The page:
In true Spartan fashion, the extraordinary individuals and groups that comprise the MSU College of Natural Science (NatSci) family – faculty members, staff members, students and alumni – are hard at work every day, making a difference in their classrooms, labs, businesses, communities and the world around them. In an effort to tell their stories, we've created this collection of profiles to feature people in our NatSci family and how they are contributing to the common good in ways both big and small. SPARTANS WILL.
When asked why he donates to Michigan State University, Gregory Hauser (B.S., zoology, Honors College, ’75; M.S., zoology, ’81), a partner in the law firm of Wuersch & Gering LLP in New York City, answered the question immediately -- “I believe in the institution and its mission. MSU’s mix of research, teaching and its land-grant mission make it a very special place. It’s one of the few places that has it all. The world really needs MSU.”
Although James Hoeschele (Ph.D., chemistry, ’65) didn’t have the opportunity to work in a lab during his undergraduate years, he realizes just how important this type of experience is. That’s why Hoeschele has been one of the key supporters of MSU’s Dean’s Research Scholars Program—from interviewing potential scholars to providing financial support. Hoeschele and his wife, Audrone, have also provided generous gifts to the Department of Chemistry and to other MSU programs.
Norman (Ph.D., microbiology and public health, ’68) and Hanna (Ph.D., botany and plant pathology, ’69) Kelker both had long careers as scientists in New York City, so it’s not surprising that their philanthropic efforts focus on research opportunities for undergraduates.
During his time as a student at MSU, Bob Rietz (B.S., mathematics, ‘70; Honors College) was able to pass three of the five exams required by the Society of Actuaries to become an associate of the society. “That was unheard of in those days; employers were impressed,” Reitz said. “Maybe I’m bragging . . . but what I’m really bragging about is the strength of MSU’s math program!”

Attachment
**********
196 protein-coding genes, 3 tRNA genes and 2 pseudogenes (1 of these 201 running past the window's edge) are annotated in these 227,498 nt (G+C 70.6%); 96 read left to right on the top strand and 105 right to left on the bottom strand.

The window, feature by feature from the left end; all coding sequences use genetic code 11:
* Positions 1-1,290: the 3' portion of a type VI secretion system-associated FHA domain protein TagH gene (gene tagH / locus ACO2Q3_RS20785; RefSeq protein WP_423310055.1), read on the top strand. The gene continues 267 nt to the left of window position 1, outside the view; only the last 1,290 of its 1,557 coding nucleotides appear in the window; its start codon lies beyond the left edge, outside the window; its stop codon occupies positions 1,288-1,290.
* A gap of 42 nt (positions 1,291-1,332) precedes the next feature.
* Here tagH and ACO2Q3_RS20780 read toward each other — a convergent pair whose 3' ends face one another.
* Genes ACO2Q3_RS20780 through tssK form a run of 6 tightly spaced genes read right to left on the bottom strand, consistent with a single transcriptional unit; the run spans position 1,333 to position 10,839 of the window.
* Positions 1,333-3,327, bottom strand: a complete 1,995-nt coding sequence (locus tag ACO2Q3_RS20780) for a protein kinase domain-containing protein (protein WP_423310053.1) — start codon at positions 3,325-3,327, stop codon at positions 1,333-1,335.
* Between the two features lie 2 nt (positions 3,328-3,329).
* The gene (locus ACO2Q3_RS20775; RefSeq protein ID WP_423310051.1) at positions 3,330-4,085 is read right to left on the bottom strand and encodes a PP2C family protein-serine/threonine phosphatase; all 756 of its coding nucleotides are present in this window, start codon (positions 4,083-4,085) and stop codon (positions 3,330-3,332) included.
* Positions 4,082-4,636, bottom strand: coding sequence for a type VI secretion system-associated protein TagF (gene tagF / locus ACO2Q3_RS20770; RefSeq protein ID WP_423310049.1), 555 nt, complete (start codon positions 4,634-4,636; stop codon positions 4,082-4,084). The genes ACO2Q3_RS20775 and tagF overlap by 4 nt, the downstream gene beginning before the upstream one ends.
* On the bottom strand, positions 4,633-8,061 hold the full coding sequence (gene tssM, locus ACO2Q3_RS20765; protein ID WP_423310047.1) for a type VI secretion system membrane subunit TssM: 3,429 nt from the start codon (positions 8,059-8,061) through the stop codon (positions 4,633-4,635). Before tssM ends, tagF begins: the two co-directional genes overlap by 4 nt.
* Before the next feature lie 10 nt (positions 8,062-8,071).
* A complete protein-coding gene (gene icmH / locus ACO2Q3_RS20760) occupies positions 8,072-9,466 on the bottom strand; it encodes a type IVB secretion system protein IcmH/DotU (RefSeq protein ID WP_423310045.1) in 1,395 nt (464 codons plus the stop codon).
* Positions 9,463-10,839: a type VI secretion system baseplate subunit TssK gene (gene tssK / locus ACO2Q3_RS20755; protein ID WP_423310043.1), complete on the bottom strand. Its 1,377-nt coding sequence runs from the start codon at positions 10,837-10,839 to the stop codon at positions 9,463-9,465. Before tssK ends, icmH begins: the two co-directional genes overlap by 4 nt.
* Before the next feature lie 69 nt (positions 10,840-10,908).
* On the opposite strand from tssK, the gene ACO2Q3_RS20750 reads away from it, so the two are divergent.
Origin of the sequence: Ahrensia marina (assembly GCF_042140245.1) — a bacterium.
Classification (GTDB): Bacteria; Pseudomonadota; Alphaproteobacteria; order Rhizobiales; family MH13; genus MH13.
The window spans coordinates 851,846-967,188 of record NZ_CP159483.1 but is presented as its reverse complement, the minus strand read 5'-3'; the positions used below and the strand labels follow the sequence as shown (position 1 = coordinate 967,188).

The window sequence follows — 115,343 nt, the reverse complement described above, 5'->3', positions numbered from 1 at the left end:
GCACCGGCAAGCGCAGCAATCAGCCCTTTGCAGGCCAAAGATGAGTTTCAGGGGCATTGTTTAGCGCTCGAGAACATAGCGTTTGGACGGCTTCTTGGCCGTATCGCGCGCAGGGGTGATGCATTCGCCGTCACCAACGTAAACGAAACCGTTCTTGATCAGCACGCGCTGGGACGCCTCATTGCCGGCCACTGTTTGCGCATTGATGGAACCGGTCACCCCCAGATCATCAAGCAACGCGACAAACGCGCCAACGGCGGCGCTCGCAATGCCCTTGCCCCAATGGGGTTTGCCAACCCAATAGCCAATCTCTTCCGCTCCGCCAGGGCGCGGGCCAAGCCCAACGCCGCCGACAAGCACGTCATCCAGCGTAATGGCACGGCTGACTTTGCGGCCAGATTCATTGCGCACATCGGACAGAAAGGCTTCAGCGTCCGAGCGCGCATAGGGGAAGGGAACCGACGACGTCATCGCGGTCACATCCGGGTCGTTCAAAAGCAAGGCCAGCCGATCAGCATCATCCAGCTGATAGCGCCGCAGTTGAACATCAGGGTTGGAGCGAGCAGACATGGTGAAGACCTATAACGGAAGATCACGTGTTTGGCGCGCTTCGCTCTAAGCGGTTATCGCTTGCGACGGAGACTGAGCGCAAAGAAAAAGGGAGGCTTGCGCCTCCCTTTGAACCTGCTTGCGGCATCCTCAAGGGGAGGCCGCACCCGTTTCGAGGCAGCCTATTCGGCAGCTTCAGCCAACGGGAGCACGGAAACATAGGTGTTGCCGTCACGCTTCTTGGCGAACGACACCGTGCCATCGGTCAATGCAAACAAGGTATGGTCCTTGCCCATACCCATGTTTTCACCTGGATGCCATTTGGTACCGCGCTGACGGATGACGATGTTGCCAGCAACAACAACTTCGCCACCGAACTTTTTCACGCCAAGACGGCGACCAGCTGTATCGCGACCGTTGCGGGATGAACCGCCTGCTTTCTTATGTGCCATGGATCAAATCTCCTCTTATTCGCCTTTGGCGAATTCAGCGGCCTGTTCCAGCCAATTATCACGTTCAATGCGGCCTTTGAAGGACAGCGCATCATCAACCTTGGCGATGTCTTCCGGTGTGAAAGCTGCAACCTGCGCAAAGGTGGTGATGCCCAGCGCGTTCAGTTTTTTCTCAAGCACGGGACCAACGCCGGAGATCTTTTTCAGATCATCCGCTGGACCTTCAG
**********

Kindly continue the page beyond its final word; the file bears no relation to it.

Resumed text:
When James Rodman (B.S., botany and plant pathology, Honors College, ’67) was a student, he worked in the MSU Herbarium. He had little inkling of how much this job would influence the arc of his life. A field trip to Mexico to collect plant specimens with then Herbarium Director John Beaman secured his future in botany and opened his eyes to a world far beyond his hometown of Detroit and Michigan. His endowment honors the place that sent him on his life career and Dr. Beaman.
Michigan State alums Mary and Craig Rosenberg always intended to support MSU when they were able, and both make donations of time as well as money. They see MSU as a very inspirational place, and are impressed with the increased awareness and impact of MSU around the world. The couple finds gratification in being able to donate to their alma mater to help open doors for others and to further the Spartan cause around the world.
MSU zoology alumni Laura and Robert Sams, a sister-brother creative team who own Sisbro Studios, LLC, in Portland, Ore., produce science-based films, books, music, educational media and live programs that help people discover the natural world (and laugh along the way).
Betty L. Schoepke, a lifetime member of the MSU Alumni Association along with her husband, John, heartily agrees that MSUAA is a “. . . Personal Network for Life.” “MSU has ‘been my lifeline’ several times, just when I needed it,” she said. Conversely, Schoepke has been there for MSU when it needed her.
You could say that because of MSU, Elizabeth B. Seaman, M.D., (zoology, ’68) has been making beautiful music her entire life. Whether in the orchestra chair, or in her doctor’s chair, her lifelong passions are obvious. “Growing up, my whole life was at MSU. It’s important for me to give back to the university that had such an influence on me,” Seaman said.
Ron Simon began his college studies in mathematics at Michigan State in 1963. The now-retired Auto-Owners Insurance Company CEO has always appreciated and recognized the value of an MSU education. Now, he and his wife, Mary, are giving back to the university that started him down a highly successful career path.